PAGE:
Imagine that you’re sitting in traffic as an endless line of cars in front of you inches forward at a snail’s pace. In the distance, you can see a procession of majestic clouds drifting freely across the horizon. For a moment a thought gently whispers in your head,“Why can’t my life be more like those high-flying vaporish travelers?”
Your inner query gets you wondering. Your daily commute is a drag, the bills are incessant, and the exciting career you once envisioned has turned into a repetitive rut. Once again you ask yourself, “Why can’t my life be as light, free and spontaneous as the far off clouds unfolding across the clear blue sky?”
The call to adventure
Perhaps an epic adventure is just what you need to renew your spirit and reboot your life. Professors get sabbaticals, executives have periodic retreats and kids get the summer off. So, why shouldn’t you carve out some time to take a breather and recharge your soul?
The distance between your dreams and your reality can vast indeed. When your deepest aspirations are thwarted or put off, then it’s easy to find yourself discouraged and psychologically depleted. Feelings of lethargy and listlessness are usually an indication that you are on the wrong track and need to shake things up a bit.
I believe this feeling is so common that it’s virtually universal. For instance, “Eat, Pray, Love,” the best-selling memoir by Elizabeth Gilbert, recounts her own story as a woman who dreams of having a wonderful husband, a beautiful house and a terrific career, but nothing in her life seems to live up to her hopes and expectations.
Following a divorce, Gilbert finds her life at a crossroads. She realizes she has a choice: 1) to remain on the well-trodden path of the life she’s familiar with or 2) does she embark on a journey that will take her to far off places and unfamiliar territory?
Leaving your comfort zone
Gilbert decides to leave her comfort zone in favor of a quest that will take her to exotic places across the globe. For instance, she’ll explore fine cuisine in Italy, discover the power of prayer in India and experience sensual love in Indonesia.
Gilbert’s journey was one of self-discovery as much as one involving outer landscapes. Ultimately, she will learn the ancient wisdom that in order to find yourself, you have to be willing to let go of yourself.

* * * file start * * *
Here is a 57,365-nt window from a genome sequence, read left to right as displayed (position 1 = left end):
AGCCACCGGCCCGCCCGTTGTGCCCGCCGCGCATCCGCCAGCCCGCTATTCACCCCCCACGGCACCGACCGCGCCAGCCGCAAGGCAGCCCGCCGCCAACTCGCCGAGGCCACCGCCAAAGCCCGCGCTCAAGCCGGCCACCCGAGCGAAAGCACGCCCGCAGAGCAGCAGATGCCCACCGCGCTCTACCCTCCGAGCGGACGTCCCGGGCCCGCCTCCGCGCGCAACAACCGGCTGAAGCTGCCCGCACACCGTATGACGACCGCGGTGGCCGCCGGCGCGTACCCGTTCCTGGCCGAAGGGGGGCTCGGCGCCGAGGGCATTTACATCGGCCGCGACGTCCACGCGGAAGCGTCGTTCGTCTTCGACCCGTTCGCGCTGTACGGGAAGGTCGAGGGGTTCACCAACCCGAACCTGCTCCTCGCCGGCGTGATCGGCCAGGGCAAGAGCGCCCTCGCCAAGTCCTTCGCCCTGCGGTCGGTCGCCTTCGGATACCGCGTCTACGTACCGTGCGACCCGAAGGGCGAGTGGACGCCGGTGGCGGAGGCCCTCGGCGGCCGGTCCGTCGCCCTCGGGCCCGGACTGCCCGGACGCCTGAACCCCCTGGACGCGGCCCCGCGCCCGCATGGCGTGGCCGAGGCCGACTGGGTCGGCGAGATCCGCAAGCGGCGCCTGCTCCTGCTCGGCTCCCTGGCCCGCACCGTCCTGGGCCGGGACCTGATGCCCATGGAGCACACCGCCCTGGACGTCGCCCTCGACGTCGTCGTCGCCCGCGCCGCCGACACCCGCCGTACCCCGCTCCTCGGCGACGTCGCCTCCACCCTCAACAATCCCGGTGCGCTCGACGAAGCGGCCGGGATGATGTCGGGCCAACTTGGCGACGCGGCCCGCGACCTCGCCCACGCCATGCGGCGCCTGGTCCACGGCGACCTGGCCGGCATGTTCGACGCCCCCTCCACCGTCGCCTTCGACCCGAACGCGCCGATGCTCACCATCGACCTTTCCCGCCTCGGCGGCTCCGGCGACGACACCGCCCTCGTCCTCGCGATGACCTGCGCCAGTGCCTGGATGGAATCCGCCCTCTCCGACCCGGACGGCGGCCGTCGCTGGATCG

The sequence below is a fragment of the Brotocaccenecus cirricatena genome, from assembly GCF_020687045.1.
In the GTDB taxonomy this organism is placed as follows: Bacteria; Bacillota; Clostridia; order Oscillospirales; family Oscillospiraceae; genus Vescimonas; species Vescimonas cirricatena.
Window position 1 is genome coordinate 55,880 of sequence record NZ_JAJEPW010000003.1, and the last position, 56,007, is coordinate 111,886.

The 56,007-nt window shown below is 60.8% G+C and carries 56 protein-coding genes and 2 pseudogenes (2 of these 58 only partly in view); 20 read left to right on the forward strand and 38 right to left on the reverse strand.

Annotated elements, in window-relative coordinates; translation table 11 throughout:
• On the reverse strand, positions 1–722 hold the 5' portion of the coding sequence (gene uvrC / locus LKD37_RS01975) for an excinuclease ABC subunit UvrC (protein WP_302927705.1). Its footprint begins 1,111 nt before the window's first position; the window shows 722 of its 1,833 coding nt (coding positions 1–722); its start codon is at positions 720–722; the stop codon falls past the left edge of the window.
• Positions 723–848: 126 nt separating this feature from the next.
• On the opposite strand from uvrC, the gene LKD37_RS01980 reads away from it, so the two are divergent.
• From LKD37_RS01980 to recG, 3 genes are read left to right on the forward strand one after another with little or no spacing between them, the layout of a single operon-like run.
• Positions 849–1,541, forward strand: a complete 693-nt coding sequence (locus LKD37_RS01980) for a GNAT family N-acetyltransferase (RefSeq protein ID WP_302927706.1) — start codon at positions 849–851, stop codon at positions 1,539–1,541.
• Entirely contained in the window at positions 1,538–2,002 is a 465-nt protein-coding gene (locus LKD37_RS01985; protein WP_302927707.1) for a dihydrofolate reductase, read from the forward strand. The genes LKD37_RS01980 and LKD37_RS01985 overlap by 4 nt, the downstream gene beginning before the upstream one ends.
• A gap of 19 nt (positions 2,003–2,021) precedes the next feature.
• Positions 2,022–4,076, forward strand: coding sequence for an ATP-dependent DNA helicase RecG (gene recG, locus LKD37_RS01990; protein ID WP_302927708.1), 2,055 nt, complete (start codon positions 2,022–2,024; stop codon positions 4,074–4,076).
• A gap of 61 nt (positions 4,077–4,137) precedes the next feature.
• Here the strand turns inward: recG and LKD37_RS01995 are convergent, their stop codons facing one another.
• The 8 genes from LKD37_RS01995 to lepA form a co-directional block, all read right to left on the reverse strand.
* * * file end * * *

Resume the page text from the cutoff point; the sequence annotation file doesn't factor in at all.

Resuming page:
That can be very difficult though, particularly when it means setting aside all you are familiar with. Indeed, taking that first step — crossing the threshold into the unknown — is the most challenging one of all. As Gilbert notes about her crossroads decision, “The only thing more unthinkable than leaving was staying; the only thing more impossible than staying was leaving.”
In fact, Gibert was very much enacting what the mythologist Joseph Campbell once called “The Hero’s Journey.” Campbell believed that the stories of heroes and heroines offered inspiration and lessons that can apply to each and every life. For instance, he contended that there were universal themes in the hero’s journey:
- The call to adventure. A hero or heroine crosses a threshold separating the mundane world from the enchanted world (which is unknown).
- The hero or heroine undergoes a series of serendipitous adventures, which test but ultimately build character.
- The hero or heroine discovers spiritual wisdom and knowledge, which is not widely recognized or appreciated by people who never venture out of mundane existence.
- The hero or heroine returns to conventional society with hard-won wisdom.
In so many respects, Gilbert’s journey and experience appear to reflect and echo the themes that Joseph Campbell talked about when it came to the Hero’s Journey. For example, in an extended passage that is worth quoting at length Gilbert says:
I’ve come to believe that there exists in the universe something I call ‘The Physics of The Quest’ — a force of nature governed by laws as real as the laws of gravity or momentum. And the rule of Quest Physics maybe goes like this: ‘If you are brave enough to leave behind everything familiar and comforting (which can be anything from your house to your bitter old resentments) and set out on a truth-seeking journey (either externally or internally), and if you are truly willing to regard everything that happens to you on that journey as a clue, and if you accept everyone you meet along the way as a teacher, and if you are prepared — most of all — to face (and forgive) some very difficult realities about yourself… then truth will not be withheld from you.’ Or so I’ve come to believe.
Be a fearless traveler
In fact, Gilbert returned from her exotic adventures bearing a wealth of spiritual insight and wisdom, which a wider audience seemed to hunger for. Indeed, the bestselling memoir she penned became the basis for a Hollywood blockbuster starring Julia Roberts.
Regarding travel and the importance of going off the beaten path, Gilbert offers the following advice:
- “Better to live your own destiny imperfectly than to live an imitation of somebody else’s life with perfection.”
- “To travel is worth any cost or sacrifice.”
- “Happiness is the consequence of personal effort. You fight for it, strive for it, insist upon it and sometimes even travel around the world looking for it.”
- “I crossed the street to walk in the sunshine.”
Follow your bliss
It takes courage to live authentically. It’s very easy to get stuck in the rut of doing the same thing over and over again. But boredom and weariness are symptoms that you may need to venture forth in search of experiences that will test your character and reveal your soul.
Joseph Campbell once said, “If you follow your bliss, then doors will open.” Gilbert adds an encouraging addendum to that thought — namely that, “God never slams a door in your face without opening a box of Girl Scout cookies.” The key to unlocking a richer and more meaningful life is in your hands.
— Scott O’Reilly